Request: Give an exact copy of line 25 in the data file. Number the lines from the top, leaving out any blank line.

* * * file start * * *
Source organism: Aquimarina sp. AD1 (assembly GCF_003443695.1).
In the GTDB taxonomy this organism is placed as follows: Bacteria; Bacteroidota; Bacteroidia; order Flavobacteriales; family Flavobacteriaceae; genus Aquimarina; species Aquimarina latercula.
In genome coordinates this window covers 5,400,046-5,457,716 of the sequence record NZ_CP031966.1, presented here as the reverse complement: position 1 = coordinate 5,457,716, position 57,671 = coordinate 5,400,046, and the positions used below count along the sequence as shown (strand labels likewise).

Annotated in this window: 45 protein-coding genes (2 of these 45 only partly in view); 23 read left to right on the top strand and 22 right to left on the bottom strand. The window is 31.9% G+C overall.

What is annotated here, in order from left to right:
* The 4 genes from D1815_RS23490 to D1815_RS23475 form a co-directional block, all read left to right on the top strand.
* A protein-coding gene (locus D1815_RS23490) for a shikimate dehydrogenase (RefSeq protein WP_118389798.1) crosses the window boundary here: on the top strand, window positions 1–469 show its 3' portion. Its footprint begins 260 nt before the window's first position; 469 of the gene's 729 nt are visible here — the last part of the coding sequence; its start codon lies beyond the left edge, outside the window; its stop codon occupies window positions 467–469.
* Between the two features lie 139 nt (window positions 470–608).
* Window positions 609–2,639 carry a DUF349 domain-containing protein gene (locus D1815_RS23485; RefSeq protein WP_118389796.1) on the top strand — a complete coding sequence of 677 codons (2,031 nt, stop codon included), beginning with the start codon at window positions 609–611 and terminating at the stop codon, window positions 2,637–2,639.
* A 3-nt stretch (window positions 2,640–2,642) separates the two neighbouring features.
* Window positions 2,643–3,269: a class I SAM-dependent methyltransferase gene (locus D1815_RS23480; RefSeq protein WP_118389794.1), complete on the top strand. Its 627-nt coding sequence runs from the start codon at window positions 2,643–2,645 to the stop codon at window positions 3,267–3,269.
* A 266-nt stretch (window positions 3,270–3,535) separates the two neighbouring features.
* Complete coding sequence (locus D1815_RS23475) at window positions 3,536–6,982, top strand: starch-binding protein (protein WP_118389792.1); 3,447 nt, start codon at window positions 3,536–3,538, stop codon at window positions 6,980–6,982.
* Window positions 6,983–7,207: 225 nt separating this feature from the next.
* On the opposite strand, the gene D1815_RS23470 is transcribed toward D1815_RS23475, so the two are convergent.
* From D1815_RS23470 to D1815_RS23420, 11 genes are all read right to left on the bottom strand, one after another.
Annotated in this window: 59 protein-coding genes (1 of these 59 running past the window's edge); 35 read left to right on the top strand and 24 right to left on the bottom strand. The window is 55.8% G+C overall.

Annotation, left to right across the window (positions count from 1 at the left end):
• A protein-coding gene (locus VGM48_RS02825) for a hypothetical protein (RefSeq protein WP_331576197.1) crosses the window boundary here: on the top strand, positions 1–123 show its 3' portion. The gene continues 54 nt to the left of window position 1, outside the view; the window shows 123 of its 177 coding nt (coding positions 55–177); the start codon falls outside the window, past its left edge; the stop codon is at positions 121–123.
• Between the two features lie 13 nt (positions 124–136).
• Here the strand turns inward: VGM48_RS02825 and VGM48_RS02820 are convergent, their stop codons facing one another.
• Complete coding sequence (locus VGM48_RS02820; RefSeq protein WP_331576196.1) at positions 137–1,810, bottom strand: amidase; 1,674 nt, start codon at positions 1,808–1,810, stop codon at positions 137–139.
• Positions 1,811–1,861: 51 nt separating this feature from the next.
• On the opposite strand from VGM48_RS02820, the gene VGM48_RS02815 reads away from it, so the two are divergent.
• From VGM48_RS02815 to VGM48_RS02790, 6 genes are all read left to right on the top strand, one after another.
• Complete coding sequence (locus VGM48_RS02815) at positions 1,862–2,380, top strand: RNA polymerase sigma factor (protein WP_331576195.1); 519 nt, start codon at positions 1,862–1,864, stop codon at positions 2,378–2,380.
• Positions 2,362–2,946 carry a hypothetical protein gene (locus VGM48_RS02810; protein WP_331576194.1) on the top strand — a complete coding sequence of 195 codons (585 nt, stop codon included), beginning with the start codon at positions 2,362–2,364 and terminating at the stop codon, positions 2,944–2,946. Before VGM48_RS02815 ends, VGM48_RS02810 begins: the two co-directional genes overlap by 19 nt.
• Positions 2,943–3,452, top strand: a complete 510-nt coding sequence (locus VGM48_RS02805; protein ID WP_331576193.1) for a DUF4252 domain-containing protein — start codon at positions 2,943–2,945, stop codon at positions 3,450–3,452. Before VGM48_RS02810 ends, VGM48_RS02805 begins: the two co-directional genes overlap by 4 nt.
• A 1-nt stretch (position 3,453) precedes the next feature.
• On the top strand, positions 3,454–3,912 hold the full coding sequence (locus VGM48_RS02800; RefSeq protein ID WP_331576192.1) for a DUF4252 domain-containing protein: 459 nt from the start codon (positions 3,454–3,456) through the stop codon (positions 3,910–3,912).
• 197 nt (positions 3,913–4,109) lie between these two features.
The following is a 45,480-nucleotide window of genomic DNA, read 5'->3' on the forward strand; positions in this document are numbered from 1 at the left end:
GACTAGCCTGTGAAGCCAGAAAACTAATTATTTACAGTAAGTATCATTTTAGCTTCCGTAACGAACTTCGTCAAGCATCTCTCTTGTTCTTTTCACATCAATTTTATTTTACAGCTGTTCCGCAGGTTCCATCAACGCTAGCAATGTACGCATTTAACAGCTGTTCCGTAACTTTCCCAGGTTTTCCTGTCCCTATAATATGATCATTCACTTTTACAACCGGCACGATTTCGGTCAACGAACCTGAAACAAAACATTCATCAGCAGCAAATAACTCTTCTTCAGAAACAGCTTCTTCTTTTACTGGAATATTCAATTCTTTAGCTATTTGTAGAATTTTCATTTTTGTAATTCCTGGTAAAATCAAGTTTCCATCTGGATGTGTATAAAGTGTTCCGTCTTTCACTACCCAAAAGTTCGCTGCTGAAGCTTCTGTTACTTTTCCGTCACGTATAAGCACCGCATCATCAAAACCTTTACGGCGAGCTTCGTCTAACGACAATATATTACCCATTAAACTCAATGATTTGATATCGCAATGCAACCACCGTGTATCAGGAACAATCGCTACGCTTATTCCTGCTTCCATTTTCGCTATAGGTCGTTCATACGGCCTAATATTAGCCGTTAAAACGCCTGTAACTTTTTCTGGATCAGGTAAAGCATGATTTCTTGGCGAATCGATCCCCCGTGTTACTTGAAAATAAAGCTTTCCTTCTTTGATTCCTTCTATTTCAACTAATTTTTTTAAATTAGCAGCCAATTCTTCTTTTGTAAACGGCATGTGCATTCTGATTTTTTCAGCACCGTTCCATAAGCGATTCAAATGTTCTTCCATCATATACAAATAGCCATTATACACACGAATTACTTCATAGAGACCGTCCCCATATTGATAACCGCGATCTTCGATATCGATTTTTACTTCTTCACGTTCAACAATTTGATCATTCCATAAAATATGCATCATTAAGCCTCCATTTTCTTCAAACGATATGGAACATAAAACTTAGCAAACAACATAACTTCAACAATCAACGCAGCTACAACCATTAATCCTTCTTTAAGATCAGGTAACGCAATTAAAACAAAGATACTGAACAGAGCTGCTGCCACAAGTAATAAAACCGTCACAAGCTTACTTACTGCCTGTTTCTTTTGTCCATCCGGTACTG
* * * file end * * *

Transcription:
• From VGM48_RS02815 to VGM48_RS02790, 6 genes are all read left to right on the top strand, one after another.